This time, we will try to understand the principle behind how does a wattmeter work.
Wattmeter Power Measurement
The wattmeter is the instrument used for measuring the average power.
Figure.(1) shows a wattmeter that consists essentially of two coils : the current coil and the voltage coil.
A current coil with a very low impedance (ideally infinite) is connected in parallel with the load as shown in Figure.(2) and responds to the load voltage.
|Figure 1. A wattmeter|
The current coil acts like a short circuit because of its low impedance; the voltage coil behaves like an open circuit because of its high impedance.
As a result, the presence of the wattmeter does not disturb the circuit or have an effect on the power measurement.
|Figure 2. The wattmeter connected to the load|
When the two coils are energized, the mechanical inertia of the moving system produces a deflection angle that is proportional to the average value of the product v(t)i(t).
If the current and voltage of the load are v(t) = Vm cos(ωt + θv) and i(t) = Im cos(ωt + θi), their corresponding rms phasors are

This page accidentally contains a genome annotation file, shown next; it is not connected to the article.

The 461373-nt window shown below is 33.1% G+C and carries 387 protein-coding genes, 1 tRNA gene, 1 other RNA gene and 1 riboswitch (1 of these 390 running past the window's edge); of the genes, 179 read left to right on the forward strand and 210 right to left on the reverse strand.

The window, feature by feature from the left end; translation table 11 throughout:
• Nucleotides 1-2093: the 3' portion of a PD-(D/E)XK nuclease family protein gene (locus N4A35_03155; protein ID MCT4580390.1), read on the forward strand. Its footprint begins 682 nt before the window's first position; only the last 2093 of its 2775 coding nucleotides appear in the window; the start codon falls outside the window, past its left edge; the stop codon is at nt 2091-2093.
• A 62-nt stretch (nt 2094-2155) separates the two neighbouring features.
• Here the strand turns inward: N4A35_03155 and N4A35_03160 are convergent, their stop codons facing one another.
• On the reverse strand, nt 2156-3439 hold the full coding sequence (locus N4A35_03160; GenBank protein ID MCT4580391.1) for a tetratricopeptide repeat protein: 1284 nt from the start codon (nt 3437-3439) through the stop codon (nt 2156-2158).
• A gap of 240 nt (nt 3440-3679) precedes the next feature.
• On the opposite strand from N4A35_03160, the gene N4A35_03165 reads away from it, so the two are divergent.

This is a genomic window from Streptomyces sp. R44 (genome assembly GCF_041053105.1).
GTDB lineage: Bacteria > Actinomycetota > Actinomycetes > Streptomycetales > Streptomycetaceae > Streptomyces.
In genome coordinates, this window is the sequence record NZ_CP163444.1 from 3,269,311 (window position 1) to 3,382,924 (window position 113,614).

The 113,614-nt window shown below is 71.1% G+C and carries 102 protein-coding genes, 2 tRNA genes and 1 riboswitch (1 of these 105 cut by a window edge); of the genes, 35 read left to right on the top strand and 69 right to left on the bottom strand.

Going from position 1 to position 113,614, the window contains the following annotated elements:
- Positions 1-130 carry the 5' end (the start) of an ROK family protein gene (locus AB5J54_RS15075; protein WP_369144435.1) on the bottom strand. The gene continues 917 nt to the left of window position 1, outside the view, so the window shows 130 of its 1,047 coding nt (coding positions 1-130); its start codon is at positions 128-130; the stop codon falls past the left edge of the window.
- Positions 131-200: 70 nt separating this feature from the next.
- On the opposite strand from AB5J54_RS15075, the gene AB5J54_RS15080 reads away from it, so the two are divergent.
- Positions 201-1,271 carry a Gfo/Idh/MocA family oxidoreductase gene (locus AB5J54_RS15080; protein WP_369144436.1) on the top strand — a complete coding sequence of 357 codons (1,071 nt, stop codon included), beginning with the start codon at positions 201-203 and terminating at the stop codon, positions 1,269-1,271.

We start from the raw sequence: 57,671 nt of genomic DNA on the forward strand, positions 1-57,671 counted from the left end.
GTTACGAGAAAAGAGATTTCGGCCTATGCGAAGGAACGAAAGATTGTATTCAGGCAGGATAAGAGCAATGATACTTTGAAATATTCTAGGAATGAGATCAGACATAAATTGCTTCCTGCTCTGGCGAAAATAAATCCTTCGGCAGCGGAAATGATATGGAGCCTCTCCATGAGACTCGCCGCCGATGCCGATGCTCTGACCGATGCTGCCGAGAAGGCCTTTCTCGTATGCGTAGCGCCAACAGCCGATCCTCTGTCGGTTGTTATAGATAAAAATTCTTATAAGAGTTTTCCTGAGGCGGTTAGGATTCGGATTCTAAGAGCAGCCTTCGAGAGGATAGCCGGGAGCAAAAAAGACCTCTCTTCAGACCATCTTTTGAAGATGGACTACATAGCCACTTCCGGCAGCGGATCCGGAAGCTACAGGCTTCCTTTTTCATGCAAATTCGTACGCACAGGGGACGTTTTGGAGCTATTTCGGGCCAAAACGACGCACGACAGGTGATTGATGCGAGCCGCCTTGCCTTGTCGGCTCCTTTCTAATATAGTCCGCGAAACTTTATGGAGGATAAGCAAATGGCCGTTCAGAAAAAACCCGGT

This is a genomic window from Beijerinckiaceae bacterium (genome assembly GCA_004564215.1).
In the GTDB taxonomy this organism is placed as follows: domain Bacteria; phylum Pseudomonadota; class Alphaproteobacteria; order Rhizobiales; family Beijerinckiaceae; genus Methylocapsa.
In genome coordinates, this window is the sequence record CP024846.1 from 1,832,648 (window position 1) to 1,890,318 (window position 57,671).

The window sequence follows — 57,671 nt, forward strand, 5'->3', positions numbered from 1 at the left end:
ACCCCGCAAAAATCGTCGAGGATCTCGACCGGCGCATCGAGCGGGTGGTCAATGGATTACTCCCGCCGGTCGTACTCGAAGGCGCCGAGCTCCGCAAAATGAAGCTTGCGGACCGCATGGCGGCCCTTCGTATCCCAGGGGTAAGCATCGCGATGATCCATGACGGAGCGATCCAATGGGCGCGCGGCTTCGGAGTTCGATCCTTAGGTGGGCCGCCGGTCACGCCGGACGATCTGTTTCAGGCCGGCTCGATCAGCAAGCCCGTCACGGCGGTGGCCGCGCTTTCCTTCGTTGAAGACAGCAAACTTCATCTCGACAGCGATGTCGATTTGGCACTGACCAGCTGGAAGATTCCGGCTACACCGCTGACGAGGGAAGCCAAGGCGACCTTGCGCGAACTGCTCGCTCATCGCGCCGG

and the wattmeter measures the average power given by
As shown in Figure.(2), each wattmeter coil has two terminals with one marked ±.
To ensure upscale deflection, the ± terminal of the current coil is toward the source, while the ± terminal of the voltage coil is connected to the same line as the current coil.
Reversing both coil connections still results in upscale deflection.
However, reversing one coil and not the other results in downscale deflection and no wattmeter reading.
This wattmeter can also be used for three-phase power measurement.
How Does a Wattmeter Work Example
Find the wattmeter reading of the circuit in Figure.(3)
In Figure.(3), the wattmeter reads the average power absorbed by the (8 – j6) Ω impedance because the current coil is in series with the impedance while the voltage coil is in parallel with it. The current through the circuit is
The voltage across the (8 – j6) Ω impedance is
The complex power is
The wattmeter reads